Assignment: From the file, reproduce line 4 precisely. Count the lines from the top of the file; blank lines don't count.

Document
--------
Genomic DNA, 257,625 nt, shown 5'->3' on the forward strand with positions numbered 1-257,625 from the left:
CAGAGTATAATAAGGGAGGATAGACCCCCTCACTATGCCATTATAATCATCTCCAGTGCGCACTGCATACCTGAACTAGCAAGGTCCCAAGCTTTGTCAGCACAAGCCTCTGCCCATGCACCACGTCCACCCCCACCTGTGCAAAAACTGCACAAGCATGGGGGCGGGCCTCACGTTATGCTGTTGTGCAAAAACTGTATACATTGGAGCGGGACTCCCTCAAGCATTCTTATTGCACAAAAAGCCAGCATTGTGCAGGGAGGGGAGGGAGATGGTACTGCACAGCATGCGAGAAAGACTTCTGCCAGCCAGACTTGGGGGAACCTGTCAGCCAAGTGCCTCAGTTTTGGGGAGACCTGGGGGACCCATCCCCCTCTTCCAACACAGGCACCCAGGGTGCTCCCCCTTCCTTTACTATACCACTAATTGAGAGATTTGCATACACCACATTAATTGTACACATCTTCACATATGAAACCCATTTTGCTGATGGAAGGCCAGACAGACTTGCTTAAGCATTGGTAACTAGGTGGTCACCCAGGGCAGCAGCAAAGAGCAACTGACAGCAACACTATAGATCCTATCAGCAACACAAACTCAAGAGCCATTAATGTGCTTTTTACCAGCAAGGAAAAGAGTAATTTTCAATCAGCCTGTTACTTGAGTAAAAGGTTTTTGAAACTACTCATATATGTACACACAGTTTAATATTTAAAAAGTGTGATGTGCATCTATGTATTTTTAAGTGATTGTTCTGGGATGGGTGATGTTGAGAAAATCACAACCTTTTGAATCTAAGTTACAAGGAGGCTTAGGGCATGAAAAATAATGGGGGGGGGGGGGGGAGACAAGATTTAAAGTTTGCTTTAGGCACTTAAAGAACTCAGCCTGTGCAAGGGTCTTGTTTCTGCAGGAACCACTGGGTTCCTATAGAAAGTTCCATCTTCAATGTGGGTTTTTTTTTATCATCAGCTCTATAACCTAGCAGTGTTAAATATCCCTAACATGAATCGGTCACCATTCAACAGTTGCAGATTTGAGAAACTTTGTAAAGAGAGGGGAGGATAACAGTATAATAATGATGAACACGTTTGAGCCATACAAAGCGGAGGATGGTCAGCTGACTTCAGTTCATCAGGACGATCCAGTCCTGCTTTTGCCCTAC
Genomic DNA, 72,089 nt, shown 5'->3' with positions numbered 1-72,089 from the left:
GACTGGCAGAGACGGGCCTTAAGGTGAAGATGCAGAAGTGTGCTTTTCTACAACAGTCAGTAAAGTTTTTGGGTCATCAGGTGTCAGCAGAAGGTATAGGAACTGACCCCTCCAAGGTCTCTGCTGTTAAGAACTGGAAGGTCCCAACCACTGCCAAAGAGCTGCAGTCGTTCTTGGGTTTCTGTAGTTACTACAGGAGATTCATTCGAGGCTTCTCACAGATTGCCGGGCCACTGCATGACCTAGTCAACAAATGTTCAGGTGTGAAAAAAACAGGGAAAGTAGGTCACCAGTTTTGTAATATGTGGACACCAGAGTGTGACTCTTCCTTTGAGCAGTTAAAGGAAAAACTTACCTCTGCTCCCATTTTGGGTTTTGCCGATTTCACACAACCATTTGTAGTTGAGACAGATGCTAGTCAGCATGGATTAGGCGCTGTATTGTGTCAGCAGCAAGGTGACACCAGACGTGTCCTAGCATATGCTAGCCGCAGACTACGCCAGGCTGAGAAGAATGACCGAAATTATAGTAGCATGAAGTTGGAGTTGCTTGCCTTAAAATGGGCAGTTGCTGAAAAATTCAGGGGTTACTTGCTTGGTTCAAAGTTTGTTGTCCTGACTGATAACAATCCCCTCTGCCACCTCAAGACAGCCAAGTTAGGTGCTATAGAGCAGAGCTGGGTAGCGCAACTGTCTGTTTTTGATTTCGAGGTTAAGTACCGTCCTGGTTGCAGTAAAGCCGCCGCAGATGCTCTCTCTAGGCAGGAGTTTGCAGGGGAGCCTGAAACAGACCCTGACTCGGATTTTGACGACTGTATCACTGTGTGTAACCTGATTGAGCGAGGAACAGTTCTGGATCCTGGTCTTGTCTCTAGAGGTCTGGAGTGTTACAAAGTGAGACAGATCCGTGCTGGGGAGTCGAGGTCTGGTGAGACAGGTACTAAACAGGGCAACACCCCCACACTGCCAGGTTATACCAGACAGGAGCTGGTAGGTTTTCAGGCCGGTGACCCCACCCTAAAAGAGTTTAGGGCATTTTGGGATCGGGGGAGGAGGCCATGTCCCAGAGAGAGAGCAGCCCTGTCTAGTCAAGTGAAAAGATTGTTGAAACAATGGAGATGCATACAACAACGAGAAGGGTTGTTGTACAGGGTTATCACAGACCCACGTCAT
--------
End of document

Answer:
GACTGGCAGAGACGGGCCTTAAGGTGAAGATGCAGAAGTGTGCTTTTCTACAACAGTCAGTAAAGTTTTTGGGTCATCAGGTGTCAGCAGAAGGTATAGGAACTGACCCCTCCAAGGTCTCTGCTGTTAAGAACTGGAAGGTCCCAACCACTGCCAAAGAGCTGCAGTCGTTCTTGGGTTTCTGTAGTTACTACAGGAGATTCATTCGAGGCTTCTCACAGATTGCCGGGCCACTGCATGACCTAGTCAACAAATGTTCAGGTGTGAAAAAAACAGGGAAAGTAGGTCACCAGTTTTGTAATATGTGGACACCAGAGTGTGACTCTTCCTTTGAGCAGTTAAAGGAAAAACTTACCTCTGCTCCCATTTTGGGTTTTGCCGATTTCACACAACCATTTGTAGTTGAGACAGATGCTAGTCAGCATGGATTAGGCGCTGTATTGTGTCAGCAGCAAGGTGACACCAGACGTGTCCTAGCATATGCTAGCCGCAGACTACGCCAGGCTGAGAAGAATGACCGAAATTATAGTAGCATGAAGTTGGAGTTGCTTGCCTTAAAATGGGCAGTTGCTGAAAAATTCAGGGGTTACTTGCTTGGTTCAAAGTTTGTTGTCCTGACTGATAACAATCCCCTCTGCCACCTCAAGACAGCCAAGTTAGGTGCTATAGAGCAGAGCTGGGTAGCGCAACTGTCTGTTTTTGATTTCGAGGTTAAGTACCGTCCTGGTTGCAGTAAAGCCGCCGCAGATGCTCTCTCTAGGCAGGAGTTTGCAGGGGAGCCTGAAACAGACCCTGACTCGGATTTTGACGACTGTATCACTGTGTGTAACCTGATTGAGCGAGGAACAGTTCTGGATCCTGGTCTTGTCTCTAGAGGTCTGGAGTGTTACAAAGTGAGACAGATCCGTGCTGGGGAGTCGAGGTCTGGTGAGACAGGTACTAAACAGGGCAACACCCCCACACTGCCAGGTTATACCAGACAGGAGCTGGTAGGTTTTCAGGCCGGTGACCCCACCCTAAAAGAGTTTAGGGCATTTTGGGATCGGGGGAGGAGGCCATGTCCCAGAGAGAGAGCAGCCCTGTCTAGTCAAGTGAAAAGATTGTTGAAACAATGGAGATGCATACAACAACGAGAAGGGTTGTTGTACAGGGTTATCACAGACCCACGTCAT